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April 2014, vol 10, no 1

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Sreeja Chakraborty

Apocalypse


I stood below the stooping branches of the old bougainvillea and waited all alone. All alone but for a few sisters watching over the hostelers who were cleaning the playground of the Convent. I would have been bored, had it not been for him. And the moment he came into my line of vision, I shrieked with joy, running as fast as my little feet could afford, towards him. And then he lifted me up in his arms and tossed me in the air. As my laughter rang through the autumn air, he held me close and kissed my forehead, smiling affectionately as he did so. That was my first hero. The man whom I first admired. The man whom I first loved. He was my best friend, my most favorite companion—my Dad.

Soft cotton clouds,
Cheerful delight–
Candy floss.

The coffee grows cold, and sunshine doesn't make it sparkle anymore. We live under the same roof, but the distance is ever increasing. However much I try, I just can’t find out how our conversations have found their way into extinction. The thin line between ‘being together’ and ‘living together’ grows wider and wider each day. It’s hard to believe, but I am no more the Fairy who can make toffees rain just by making a wish. When was it that I ceased to be his Princess? I wish I knew. All I am left with is the memory of strawberry flavored ice cream, and the smell of those watercolors that Dad used to buy me.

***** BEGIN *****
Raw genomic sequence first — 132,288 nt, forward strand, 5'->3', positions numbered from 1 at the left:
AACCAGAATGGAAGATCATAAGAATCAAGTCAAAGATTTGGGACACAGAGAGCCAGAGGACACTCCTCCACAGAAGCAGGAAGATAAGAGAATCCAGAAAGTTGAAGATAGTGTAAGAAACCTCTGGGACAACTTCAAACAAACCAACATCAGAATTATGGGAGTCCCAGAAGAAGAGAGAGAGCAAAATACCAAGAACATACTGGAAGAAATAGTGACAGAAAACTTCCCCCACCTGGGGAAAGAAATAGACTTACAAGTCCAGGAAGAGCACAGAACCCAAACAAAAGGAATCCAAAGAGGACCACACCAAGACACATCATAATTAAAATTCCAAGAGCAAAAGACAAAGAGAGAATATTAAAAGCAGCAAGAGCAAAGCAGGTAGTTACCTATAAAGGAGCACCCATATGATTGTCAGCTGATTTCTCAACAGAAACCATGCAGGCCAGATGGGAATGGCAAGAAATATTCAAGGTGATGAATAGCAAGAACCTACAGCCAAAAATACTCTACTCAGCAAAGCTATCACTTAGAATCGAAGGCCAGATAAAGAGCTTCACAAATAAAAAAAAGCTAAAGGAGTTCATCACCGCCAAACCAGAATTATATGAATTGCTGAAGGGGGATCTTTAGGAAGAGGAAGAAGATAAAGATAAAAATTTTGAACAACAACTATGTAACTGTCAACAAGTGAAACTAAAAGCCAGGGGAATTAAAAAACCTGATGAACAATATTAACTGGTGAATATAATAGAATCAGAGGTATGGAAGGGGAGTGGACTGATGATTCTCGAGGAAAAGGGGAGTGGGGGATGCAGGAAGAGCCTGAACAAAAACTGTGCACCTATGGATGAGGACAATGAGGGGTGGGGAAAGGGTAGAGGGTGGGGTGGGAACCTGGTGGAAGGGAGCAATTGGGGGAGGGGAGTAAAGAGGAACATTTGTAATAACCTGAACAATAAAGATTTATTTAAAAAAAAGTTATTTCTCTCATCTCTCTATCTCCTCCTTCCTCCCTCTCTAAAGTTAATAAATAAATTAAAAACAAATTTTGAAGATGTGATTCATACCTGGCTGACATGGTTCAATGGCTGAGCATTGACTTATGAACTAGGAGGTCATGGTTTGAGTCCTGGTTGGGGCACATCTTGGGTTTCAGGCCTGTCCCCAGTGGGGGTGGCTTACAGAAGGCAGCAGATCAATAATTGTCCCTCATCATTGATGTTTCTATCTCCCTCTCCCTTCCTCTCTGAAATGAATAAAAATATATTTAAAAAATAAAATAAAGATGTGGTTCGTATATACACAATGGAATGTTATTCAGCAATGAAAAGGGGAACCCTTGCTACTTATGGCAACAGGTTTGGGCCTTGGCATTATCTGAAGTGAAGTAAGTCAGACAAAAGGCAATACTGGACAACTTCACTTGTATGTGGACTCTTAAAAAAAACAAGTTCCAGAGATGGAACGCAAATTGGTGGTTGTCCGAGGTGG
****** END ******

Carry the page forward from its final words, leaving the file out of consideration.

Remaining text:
Broken color palette
Red paint dried on a paintbrush;
All I feel is blue . . .

Perhaps I've not been a good daughter. Perhaps I've made too many mistakes. But still, I can’t help the fact that he was—and he still is—my first hero, the man I first admired. I wish I could be his Princess once more, though it is near to impossible now. It hurts a lot to realize that I've grown up, because I find myself in the debris left after the fairytale met its Apocalypse. The more I deny, the more those shadows flicker before my eyes to tell me—the Fairy has lost her magic. The Princess dwells, but in the deserted streets where nobody can hear her cries.

A million miles away
Sunshine sleeps on empty swings
The smell of Sunday.




crane